Friday, February 19, 2010


It's time to make things better. To unpack some boxes, see what can be found.

This one. Let's start with this one.

* * *

A map of our world...

And then again this way. Who the hell said north is up?

Flipping the Americas, close in.

* * *

A painting from my once love, his first time in New Orleans, and I only hope I didn't do too much harm.

And another. Lower Decatur Street, my first months in New Orleans, when "living on Lower Decatur" actually meant I had an apartment there, not that I spent more time there than at home.

* * *

Dachshunds from my friend Clau, one birthday all swirling. Before we had children, healthy kidneys, clean veins.

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A metal candle holder, a wedding present. I want to nail it up and light votive candles. Blessings for our lives here between the murder zone and the river, this wrought iron paint peeling stoop sitting beautiful place.

* * *

And this one fell, broke, during my in-house excavation. Is this a bad omen? A good omen? Neutral: what I make of it. This same day I broke a mirror, and received a royalty payment of 6.66.

* * *

Sugar in my Bowl, by Kim Roberti. Small, sweet, swift, and I'm glad it's out of hiding. I want to listen to Nina and cut my hair like this woman's. In her black dress, with her china, with her waiter, wanting sugar, wanting sugar in her bowl.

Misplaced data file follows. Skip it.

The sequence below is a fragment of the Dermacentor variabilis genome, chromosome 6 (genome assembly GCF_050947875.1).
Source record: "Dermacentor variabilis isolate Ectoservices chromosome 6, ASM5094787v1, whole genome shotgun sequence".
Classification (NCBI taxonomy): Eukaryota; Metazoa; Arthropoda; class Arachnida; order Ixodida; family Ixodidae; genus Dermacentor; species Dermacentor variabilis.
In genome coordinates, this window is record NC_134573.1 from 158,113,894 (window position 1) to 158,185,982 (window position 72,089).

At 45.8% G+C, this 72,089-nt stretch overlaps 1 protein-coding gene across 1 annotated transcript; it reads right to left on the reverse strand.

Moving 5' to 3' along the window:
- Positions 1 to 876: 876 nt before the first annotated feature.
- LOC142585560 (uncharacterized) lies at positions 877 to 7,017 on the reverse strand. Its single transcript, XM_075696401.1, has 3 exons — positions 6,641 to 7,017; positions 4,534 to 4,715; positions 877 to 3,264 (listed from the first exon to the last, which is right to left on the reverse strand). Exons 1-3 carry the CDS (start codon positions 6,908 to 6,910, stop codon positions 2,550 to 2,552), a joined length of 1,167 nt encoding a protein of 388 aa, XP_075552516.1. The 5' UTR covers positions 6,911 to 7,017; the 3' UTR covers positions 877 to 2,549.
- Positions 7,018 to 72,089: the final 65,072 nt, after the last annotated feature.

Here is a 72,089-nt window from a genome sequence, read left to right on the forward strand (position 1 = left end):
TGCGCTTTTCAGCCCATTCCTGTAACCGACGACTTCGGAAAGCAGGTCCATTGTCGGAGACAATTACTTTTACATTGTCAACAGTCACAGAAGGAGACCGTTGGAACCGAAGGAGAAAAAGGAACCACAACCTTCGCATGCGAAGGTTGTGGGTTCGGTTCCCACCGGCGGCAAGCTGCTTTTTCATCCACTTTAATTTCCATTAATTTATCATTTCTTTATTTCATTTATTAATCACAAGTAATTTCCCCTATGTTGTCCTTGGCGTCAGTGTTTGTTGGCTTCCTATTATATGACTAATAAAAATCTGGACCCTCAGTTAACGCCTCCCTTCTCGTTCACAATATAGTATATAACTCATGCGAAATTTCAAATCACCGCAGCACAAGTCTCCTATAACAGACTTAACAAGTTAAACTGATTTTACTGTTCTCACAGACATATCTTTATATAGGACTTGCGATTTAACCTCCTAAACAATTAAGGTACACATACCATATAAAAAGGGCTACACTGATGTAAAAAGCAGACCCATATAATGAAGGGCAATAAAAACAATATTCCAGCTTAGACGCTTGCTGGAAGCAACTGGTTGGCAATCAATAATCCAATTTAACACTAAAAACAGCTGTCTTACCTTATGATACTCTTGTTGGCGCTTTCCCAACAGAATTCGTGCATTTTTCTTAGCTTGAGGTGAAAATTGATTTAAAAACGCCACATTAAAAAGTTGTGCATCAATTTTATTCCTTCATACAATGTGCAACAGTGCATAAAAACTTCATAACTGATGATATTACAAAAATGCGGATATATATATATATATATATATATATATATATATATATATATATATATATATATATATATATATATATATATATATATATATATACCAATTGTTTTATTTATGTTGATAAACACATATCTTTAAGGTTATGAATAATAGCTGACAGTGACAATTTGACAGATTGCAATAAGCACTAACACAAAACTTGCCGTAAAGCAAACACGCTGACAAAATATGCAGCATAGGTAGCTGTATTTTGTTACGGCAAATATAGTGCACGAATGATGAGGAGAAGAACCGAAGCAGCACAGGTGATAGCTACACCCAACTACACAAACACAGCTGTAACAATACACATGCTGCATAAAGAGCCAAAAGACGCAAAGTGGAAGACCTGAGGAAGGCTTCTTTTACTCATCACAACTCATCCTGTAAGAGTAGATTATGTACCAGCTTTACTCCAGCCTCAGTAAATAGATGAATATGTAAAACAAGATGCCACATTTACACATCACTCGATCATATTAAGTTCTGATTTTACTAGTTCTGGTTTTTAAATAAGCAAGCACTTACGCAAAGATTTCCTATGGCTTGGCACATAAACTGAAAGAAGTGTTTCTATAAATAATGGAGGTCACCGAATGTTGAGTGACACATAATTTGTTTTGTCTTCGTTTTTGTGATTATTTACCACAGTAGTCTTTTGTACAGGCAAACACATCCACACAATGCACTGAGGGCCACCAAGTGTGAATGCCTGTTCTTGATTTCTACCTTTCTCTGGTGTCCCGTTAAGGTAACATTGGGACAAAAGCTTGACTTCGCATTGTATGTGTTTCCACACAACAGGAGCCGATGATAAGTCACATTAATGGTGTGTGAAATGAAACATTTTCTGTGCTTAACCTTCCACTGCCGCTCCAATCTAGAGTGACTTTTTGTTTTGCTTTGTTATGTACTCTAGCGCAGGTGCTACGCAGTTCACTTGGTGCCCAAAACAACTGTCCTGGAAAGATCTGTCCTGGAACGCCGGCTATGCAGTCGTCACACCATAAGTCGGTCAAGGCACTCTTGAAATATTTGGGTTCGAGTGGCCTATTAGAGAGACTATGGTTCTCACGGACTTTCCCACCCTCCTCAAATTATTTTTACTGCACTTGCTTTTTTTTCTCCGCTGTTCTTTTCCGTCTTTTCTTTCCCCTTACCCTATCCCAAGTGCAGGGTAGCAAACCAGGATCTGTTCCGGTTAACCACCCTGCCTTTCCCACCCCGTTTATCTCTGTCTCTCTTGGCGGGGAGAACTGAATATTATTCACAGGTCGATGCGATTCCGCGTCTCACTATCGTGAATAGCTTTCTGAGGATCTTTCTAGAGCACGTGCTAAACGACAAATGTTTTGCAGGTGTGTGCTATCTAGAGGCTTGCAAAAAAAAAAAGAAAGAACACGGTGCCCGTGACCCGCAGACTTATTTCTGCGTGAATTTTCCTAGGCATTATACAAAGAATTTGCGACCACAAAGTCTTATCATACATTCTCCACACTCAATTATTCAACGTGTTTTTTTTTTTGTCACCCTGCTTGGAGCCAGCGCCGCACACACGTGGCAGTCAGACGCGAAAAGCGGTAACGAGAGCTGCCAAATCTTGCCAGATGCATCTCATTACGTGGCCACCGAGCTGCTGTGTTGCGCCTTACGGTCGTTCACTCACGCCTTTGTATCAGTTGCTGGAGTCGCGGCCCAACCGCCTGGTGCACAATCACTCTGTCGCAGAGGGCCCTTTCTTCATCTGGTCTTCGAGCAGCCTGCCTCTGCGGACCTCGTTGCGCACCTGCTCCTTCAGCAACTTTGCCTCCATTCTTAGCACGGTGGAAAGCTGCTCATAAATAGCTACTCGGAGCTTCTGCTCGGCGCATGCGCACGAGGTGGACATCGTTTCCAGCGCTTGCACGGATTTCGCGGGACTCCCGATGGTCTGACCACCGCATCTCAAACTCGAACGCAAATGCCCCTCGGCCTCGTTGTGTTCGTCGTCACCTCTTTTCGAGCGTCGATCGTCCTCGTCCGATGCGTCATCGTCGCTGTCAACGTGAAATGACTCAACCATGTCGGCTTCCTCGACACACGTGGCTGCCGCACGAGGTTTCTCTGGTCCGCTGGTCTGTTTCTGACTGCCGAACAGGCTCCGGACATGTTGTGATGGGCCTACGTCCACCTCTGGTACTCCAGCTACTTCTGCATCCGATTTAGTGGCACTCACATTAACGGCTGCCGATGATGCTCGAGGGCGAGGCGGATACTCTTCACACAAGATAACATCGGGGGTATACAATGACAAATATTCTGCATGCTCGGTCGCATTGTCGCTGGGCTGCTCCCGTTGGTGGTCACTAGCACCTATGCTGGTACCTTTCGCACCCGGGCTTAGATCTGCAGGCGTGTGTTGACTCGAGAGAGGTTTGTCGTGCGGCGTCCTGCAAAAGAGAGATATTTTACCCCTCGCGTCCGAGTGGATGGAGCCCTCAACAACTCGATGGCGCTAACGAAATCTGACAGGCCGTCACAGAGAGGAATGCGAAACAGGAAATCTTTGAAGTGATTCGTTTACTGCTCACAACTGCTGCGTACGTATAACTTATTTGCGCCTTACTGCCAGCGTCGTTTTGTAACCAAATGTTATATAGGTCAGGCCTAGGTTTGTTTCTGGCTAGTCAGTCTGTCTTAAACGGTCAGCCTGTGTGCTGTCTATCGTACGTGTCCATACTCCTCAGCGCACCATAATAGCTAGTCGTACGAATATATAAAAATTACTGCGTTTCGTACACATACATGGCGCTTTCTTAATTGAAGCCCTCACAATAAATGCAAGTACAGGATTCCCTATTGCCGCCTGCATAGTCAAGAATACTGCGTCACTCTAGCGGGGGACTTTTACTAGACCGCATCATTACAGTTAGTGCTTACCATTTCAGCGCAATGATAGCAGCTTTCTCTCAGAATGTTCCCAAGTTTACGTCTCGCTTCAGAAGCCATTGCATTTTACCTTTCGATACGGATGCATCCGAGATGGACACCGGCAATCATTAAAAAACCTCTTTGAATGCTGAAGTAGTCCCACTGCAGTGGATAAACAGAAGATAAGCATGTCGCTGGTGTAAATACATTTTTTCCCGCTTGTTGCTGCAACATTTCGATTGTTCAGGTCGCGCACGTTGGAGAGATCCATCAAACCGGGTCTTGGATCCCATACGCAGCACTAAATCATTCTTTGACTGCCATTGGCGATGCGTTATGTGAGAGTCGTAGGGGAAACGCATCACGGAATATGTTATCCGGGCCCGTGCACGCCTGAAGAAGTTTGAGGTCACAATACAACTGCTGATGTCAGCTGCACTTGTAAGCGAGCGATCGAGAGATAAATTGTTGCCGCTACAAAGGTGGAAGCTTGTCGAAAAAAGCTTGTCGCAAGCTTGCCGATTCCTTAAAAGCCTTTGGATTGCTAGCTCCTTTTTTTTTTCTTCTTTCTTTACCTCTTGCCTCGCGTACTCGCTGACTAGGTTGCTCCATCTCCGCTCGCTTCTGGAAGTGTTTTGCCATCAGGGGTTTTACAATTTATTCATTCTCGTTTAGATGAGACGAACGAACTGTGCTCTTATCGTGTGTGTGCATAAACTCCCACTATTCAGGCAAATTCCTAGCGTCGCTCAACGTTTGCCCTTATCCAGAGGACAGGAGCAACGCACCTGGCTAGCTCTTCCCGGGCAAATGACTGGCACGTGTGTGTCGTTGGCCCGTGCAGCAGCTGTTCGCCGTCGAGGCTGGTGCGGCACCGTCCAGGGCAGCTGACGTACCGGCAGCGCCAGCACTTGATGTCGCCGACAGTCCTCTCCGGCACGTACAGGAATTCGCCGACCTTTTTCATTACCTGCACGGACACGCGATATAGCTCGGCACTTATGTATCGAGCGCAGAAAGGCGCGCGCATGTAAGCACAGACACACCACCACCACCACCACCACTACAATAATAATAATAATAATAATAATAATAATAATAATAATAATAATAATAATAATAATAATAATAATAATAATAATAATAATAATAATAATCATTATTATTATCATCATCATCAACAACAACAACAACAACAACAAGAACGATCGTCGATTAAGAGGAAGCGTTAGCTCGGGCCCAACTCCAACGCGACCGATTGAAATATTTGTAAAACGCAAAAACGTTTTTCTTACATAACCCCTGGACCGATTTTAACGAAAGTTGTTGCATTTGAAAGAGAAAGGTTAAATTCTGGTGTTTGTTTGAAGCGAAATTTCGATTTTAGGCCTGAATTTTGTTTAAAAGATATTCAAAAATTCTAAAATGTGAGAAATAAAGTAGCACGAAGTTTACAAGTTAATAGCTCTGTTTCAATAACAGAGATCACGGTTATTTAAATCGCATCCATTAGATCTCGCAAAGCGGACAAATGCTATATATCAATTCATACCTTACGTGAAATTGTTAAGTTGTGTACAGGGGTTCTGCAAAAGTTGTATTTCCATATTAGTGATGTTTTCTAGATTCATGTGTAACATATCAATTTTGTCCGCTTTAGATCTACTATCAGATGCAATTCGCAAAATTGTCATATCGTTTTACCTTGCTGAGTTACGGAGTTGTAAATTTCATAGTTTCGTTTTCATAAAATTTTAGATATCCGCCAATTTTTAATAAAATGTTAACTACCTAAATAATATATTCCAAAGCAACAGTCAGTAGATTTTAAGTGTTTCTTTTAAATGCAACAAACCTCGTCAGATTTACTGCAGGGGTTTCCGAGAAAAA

* * * 

A combination of two of the best things, my mini-dachshund Story, and the art of Kimberly Nichols, who danced close with me through the Quarter, the Marigny, on Frenchmen, in bathrooms, in the tropics, in the swamp, for centuries, for only three nights.

Story, by Kimberly Nichols:

* * *

And this, Blessed Lady, a gift from an artist at an art fair in Austin. I was carrying BabyBoy in a sling, art appeciating and nursing. I was fascinated with the barge board paintings of goddesses, the tin roof virgins and witches and mamas and graces. I longed to take one home, but finances just then would not allow it. We chatted, the artist and I, BabyBoy adding his smiles, his sounds still preverbal. ESSA was her name, or Sher Chappel, and she had lived in New Orleans. We almost threw ourselves into one another's arms, innocently, happily. As I was leaving she called me back. Choose one, she told me. I want you to have one. Any. It's a gift.

* * * 

Little pieces of life to remind me while gracing my walls, my altar.

But first, time for the level, hooks and wire, a hammer, some nails.


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